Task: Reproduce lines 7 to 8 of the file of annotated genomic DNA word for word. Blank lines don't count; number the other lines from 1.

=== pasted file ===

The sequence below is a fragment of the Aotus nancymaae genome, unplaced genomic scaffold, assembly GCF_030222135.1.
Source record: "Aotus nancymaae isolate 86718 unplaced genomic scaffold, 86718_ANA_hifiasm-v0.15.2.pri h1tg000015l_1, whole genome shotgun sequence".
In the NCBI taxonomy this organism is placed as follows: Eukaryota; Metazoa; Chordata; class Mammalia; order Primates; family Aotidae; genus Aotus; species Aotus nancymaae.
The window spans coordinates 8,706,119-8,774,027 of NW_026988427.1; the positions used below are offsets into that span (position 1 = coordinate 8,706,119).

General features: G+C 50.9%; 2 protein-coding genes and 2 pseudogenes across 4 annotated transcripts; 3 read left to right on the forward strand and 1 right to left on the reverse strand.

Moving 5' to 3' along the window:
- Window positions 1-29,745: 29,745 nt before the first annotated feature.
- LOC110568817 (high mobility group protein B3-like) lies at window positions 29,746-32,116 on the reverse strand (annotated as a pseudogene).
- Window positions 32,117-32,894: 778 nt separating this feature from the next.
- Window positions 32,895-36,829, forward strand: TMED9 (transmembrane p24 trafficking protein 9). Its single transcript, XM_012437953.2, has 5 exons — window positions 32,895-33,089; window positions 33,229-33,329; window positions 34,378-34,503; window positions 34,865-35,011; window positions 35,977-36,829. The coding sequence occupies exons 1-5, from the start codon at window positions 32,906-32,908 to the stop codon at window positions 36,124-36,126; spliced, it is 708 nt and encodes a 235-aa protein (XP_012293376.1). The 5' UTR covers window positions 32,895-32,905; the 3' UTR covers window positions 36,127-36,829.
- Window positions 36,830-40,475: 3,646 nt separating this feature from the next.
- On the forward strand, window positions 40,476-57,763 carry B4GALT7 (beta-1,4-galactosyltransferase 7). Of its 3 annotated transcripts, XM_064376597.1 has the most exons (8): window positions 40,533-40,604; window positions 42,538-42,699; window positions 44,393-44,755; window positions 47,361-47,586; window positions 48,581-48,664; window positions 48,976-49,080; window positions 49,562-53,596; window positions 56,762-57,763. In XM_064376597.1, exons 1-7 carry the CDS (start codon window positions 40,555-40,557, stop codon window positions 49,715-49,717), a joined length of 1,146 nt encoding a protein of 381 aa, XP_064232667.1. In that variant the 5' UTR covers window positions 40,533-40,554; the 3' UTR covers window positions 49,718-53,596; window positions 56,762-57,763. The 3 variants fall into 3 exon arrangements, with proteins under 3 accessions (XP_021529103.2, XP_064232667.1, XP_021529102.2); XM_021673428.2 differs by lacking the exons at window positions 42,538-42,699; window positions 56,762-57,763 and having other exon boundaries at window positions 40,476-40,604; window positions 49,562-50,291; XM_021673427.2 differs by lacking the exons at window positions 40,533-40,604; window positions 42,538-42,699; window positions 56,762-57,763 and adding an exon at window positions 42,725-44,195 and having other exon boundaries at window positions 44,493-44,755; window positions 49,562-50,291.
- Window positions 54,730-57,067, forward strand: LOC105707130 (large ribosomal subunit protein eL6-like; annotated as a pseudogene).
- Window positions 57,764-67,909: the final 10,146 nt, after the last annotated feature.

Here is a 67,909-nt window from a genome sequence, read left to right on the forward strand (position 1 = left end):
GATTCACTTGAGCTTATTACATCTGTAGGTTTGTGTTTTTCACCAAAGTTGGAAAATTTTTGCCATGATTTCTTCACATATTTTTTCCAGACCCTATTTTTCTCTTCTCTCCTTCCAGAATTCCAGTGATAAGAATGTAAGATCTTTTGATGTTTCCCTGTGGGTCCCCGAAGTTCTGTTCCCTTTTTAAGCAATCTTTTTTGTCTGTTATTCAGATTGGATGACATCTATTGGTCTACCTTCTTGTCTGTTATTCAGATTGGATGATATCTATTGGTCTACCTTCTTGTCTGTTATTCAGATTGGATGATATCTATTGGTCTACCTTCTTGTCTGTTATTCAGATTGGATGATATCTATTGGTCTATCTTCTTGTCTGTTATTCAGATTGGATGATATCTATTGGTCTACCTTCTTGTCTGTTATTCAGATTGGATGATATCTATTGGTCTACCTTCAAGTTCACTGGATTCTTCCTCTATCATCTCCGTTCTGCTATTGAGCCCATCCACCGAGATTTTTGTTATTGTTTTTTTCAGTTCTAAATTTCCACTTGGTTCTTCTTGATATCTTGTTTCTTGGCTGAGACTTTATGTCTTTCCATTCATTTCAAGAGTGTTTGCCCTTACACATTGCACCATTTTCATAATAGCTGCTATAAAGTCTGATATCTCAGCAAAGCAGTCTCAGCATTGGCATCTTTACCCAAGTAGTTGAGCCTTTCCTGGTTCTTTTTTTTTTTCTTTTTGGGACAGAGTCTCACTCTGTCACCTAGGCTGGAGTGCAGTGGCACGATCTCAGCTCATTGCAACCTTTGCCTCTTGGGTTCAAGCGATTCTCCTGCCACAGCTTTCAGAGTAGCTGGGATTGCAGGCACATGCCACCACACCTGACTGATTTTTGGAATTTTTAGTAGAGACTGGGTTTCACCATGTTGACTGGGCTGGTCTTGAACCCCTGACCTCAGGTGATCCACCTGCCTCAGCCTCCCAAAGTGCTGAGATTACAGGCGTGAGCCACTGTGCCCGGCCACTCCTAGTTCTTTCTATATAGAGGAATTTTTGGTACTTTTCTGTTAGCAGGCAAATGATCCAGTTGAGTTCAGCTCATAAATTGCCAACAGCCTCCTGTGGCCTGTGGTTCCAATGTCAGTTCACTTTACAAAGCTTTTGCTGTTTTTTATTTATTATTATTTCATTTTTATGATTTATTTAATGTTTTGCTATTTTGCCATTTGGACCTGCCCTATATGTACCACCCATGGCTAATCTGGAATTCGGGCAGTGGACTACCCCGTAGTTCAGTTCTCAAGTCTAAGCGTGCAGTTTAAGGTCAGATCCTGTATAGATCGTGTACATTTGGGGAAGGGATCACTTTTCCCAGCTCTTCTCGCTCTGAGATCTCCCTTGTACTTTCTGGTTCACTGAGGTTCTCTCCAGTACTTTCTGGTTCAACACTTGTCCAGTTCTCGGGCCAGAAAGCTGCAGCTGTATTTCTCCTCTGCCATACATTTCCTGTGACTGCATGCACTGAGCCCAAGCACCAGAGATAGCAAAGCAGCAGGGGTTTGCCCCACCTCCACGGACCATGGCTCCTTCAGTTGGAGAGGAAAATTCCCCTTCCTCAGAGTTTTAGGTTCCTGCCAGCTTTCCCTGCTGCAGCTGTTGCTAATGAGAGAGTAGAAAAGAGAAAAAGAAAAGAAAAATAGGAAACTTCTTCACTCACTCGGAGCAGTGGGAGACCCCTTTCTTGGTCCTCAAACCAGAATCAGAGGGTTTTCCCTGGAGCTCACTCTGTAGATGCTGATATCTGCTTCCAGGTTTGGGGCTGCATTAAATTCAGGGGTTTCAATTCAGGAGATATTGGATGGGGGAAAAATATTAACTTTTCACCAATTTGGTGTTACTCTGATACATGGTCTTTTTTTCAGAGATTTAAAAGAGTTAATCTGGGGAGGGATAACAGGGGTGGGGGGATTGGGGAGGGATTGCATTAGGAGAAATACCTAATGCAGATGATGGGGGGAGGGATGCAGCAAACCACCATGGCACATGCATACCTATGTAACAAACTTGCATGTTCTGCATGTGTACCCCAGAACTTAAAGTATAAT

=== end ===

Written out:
- Window positions 1-29,745: 29,745 nt before the first annotated feature.
- LOC110568817 (high mobility group protein B3-like) lies at window positions 29,746-32,116 on the reverse strand (annotated as a pseudogene).